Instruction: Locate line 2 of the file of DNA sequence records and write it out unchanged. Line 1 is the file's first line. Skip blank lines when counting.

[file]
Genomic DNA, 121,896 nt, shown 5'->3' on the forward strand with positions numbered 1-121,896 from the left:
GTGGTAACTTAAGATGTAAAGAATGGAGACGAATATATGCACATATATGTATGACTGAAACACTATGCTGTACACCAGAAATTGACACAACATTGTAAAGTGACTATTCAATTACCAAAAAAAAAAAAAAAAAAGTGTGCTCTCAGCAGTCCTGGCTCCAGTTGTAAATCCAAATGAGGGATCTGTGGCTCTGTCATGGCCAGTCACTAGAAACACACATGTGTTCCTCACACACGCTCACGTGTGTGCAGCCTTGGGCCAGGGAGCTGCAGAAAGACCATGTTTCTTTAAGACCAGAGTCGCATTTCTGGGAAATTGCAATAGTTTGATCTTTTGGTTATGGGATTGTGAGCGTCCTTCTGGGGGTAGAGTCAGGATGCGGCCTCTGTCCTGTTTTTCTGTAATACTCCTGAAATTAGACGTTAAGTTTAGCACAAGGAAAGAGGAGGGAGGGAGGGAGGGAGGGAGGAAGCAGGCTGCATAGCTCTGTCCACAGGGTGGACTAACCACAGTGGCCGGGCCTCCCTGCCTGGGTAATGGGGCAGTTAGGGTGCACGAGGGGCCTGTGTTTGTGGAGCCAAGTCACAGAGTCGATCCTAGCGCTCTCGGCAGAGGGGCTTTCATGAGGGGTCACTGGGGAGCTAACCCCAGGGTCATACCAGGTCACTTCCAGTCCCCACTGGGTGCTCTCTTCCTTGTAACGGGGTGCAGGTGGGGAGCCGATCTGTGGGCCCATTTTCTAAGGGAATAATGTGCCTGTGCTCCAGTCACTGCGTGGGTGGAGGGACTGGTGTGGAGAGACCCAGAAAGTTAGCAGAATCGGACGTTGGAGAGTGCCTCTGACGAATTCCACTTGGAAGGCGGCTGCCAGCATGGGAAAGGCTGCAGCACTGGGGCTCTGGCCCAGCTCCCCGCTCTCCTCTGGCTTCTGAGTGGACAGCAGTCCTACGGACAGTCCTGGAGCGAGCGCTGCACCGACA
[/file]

GTGGTAACTTAAGATGTAAAGAATGGAGACGAATATATGCACATATATGTATGACTGAAACACTATGCTGTACACCAGAAATTGACACAACATTGTAAAGTGACTATTCAATTACCAAAAAAAAAAAAAAAAAAGTGTGCTCTCAGCAGTCCTGGCTCCAGTTGTAAATCCAAATGAGGGATCTGTGGCTCTGTCATGGCCAGTCACTAGAAACACACATGTGTTCCTCACACACGCTCACGTGTGTGCAGCCTTGGGCCAGGGAGCTGCAGAAAGACCATGTTTCTTTAAGACCAGAGTCGCATTTCTGGGAAATTGCAATAGTTTGATCTTTTGGTTATGGGATTGTGAGCGTCCTTCTGGGGGTAGAGTCAGGATGCGGCCTCTGTCCTGTTTTTCTGTAATACTCCTGAAATTAGACGTTAAGTTTAGCACAAGGAAAGAGGAGGGAGGGAGGGAGGGAGGGAGGAAGCAGGCTGCATAGCTCTGTCCACAGGGTGGACTAACCACAGTGGCCGGGCCTCCCTGCCTGGGTAATGGGGCAGTTAGGGTGCACGAGGGGCCTGTGTTTGTGGAGCCAAGTCACAGAGTCGATCCTAGCGCTCTCGGCAGAGGGGCTTTCATGAGGGGTCACTGGGGAGCTAACCCCAGGGTCATACCAGGTCACTTCCAGTCCCCACTGGGTGCTCTCTTCCTTGTAACGGGGTGCAGGTGGGGAGCCGATCTGTGGGCCCATTTTCTAAGGGAATAATGTGCCTGTGCTCCAGTCACTGCGTGGGTGGAGGGACTGGTGTGGAGAGACCCAGAAAGTTAGCAGAATCGGACGTTGGAGAGTGCCTCTGACGAATTCCACTTGGAAGGCGGCTGCCAGCATGGGAAAGGCTGCAGCACTGGGGCTCTGGCCCAGCTCCCCGCTCTCCTCTGGCTTCTGAGTGGACAGCAGTCCTACGGACAGTCCTGGAGCGAGCGCTGCACCGACA